During this same time period, another form of chemically modified cellulose was laying the groundwork for the development of one of the early thermoplastics. Cellulose acetate had first been synthesized in 1865 by the French chemist Paul Schutzenberger, who reacted cellulose with acetic anhydride. While cellulose acetate is fundamentally a thermoplastic, it would not have been melt processable since its decomposition temperature is lower than its softening point. However, soluble forms of cellulose acetate were developed in 1903 by German chemists Arthur Eichengrun and Theodore Becker when they discovered that the material would dissolve in acetone.
A year later, two brothers, Camille and Henri Dreyfus, began work in a laboratory in Basel, Switzerland. Their attention turned to cellulose acetate and they developed a film that became the less flammable substitute for celluloid film that cellophane had failed to provide. They also created a lacquer known as dope that was used to coat the cloth-and-wood airplanes of the time, making them resistant to the effects of moisture and fire. In 1913, just as the process for making cellophane was being perfected, the Dreyfus brothers established the Cellonit Company to make both their film and the lacquers based on cellulose acetate.
Clear screw driver handles to this day are molded from CAB.
They had just begun to develop a process for making a fiber from acetate when World War I diverted all of their efforts to making the cellulose acetate lacquers. They established a plant in Derbyshire, England for this purpose. During the war, Camille Dreyfus went to the United States at the request of the U.S. government to establish a cellulose factory. After the war ended, the Dreyfus brothers resumed their development of an acetate fiber that they called celanese, and the name of the British company was changed to British Celanese in 1923. In 1927, the American company Dreyfus had established, Amcelle, purchased the Celluloid Company of Newark, New Jersey and the company was renamed the Celanese Corporation of America.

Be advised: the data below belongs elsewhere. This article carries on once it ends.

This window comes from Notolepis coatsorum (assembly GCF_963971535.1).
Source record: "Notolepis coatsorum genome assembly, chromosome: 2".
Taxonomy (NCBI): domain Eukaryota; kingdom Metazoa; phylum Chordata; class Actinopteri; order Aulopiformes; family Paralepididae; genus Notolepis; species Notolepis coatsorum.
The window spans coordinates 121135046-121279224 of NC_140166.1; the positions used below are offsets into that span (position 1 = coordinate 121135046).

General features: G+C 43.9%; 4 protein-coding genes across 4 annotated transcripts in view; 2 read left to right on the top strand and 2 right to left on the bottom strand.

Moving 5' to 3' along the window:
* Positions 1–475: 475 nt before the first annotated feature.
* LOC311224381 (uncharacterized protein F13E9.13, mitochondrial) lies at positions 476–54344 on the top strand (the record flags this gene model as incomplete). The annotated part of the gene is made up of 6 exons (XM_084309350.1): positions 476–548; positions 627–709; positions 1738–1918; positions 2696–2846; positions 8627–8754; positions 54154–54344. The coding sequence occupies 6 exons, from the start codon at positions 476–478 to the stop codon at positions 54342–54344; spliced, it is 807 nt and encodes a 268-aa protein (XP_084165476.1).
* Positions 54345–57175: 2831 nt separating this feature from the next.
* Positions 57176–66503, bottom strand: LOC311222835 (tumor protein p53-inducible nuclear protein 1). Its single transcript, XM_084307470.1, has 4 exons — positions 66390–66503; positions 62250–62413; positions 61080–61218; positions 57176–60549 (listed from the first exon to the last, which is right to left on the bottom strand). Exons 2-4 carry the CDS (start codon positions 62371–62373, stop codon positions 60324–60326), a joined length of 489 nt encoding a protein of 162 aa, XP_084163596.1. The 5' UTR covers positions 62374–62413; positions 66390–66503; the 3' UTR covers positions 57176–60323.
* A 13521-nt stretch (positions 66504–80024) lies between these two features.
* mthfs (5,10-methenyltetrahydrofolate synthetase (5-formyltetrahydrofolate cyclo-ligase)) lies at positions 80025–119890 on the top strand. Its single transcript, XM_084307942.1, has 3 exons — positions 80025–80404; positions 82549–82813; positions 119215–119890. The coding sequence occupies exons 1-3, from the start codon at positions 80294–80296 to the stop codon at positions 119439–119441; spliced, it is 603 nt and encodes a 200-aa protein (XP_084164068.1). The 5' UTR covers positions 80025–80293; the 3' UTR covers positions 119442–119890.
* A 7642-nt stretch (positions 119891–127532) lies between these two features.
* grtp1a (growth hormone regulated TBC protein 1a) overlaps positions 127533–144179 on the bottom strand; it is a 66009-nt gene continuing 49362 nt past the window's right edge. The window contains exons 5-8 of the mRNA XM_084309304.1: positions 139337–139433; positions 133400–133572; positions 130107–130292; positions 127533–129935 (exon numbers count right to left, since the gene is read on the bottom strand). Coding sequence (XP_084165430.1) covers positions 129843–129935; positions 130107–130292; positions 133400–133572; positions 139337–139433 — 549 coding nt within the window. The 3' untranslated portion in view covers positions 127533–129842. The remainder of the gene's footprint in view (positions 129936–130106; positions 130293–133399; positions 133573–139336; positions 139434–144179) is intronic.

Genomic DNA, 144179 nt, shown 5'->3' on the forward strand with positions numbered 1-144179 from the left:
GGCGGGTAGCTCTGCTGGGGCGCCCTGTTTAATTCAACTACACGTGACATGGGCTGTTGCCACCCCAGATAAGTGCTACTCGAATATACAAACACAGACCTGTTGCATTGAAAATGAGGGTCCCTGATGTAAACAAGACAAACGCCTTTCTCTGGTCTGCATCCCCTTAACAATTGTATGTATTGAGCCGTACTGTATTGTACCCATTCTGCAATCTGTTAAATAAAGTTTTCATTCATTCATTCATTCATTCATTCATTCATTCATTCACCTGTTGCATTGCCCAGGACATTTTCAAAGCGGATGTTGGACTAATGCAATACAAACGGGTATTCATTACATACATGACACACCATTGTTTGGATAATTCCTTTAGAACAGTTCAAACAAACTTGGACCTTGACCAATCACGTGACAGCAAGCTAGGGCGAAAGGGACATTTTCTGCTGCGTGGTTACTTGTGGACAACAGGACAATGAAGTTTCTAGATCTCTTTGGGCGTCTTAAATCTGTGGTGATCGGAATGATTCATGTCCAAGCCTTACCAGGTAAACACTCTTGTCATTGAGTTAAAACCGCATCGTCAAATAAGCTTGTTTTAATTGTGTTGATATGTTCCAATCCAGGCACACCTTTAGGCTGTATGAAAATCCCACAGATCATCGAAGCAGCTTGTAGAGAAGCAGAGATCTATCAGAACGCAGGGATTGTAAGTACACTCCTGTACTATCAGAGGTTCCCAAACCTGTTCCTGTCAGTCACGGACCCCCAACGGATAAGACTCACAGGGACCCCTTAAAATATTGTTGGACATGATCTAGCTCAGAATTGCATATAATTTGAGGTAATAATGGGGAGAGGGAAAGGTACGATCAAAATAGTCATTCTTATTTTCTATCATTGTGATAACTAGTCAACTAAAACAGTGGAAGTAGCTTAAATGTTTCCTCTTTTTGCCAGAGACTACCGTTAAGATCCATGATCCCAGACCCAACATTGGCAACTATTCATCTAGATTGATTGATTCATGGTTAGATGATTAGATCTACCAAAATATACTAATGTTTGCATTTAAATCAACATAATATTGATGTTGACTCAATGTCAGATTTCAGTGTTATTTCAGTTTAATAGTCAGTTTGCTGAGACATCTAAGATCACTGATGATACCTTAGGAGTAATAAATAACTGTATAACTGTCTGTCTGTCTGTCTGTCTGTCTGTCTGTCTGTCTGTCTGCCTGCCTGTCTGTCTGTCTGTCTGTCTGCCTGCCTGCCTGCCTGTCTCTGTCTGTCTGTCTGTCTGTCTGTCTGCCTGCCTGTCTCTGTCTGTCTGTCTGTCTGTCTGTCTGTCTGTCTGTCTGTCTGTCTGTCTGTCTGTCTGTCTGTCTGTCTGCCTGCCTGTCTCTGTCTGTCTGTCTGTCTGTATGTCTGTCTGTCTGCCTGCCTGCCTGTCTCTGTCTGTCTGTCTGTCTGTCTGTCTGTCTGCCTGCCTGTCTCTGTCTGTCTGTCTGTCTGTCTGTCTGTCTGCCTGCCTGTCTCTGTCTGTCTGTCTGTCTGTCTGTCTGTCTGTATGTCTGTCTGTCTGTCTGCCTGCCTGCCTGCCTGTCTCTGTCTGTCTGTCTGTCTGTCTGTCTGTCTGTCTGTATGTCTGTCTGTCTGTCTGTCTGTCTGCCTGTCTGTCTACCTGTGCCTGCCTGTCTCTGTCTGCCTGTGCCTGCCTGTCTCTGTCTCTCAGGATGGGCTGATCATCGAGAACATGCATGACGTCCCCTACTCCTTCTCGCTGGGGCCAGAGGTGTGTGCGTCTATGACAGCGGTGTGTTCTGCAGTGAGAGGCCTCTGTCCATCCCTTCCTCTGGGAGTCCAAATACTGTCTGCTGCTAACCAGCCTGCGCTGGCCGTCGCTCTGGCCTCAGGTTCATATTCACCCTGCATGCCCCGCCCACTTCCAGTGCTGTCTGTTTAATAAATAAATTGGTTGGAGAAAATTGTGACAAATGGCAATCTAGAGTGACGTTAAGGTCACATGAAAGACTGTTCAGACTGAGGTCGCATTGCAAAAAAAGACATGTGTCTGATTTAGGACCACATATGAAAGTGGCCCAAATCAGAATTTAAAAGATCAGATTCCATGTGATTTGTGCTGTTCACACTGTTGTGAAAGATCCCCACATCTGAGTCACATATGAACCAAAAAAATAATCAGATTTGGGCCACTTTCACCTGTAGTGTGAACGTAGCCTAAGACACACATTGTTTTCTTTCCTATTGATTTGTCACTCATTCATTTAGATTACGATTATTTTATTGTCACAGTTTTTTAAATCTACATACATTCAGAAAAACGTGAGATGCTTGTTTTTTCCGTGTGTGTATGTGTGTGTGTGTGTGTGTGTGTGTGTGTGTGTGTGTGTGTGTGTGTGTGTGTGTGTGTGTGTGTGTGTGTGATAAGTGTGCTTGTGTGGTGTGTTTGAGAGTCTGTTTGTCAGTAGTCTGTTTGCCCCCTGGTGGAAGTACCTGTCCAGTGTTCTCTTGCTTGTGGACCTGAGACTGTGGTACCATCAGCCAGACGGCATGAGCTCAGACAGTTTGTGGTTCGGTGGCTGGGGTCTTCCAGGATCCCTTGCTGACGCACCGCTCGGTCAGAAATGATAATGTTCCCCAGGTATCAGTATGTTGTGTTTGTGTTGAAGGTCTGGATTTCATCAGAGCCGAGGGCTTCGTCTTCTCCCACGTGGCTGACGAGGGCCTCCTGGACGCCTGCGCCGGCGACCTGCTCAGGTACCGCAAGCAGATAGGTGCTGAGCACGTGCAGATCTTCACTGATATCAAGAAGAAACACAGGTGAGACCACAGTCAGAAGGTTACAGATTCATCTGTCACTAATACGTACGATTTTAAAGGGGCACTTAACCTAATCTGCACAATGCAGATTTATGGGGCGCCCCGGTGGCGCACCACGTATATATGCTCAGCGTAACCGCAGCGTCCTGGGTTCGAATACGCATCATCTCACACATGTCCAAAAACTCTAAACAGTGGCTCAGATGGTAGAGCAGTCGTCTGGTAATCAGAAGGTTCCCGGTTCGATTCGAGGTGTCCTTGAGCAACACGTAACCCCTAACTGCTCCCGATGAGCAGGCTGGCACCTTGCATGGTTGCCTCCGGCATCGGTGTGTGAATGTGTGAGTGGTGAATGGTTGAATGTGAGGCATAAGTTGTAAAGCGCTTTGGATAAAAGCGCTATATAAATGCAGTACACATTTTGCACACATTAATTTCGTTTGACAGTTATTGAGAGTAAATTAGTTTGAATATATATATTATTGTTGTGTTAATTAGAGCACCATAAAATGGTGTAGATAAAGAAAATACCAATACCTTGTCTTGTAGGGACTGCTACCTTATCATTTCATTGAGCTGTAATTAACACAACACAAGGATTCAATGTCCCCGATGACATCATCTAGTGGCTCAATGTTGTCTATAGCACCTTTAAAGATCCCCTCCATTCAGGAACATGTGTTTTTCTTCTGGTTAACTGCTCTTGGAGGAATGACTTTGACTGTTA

In 1931 a melt-processable version of cellulose acetate was developed at Celanese by incorporating the same class of chemicals as plasticizers that Waldo Semon had used five years earlier to solve processing problems with PVC. In the same year it was discovered that by replacing most of the acetic anhydride with propionic acid it was possible to make cellulose acetate propionate (CAP), a compound that was more impact resistant and required less plasticizer in order to make it melt processable. Further improvements were made in 1938 when butyric acid was used in the reaction to produce cellulose acetate butyrate (CAB). This material not only exhibited improved toughness, but had heat resistance superior to that of CA and CAP.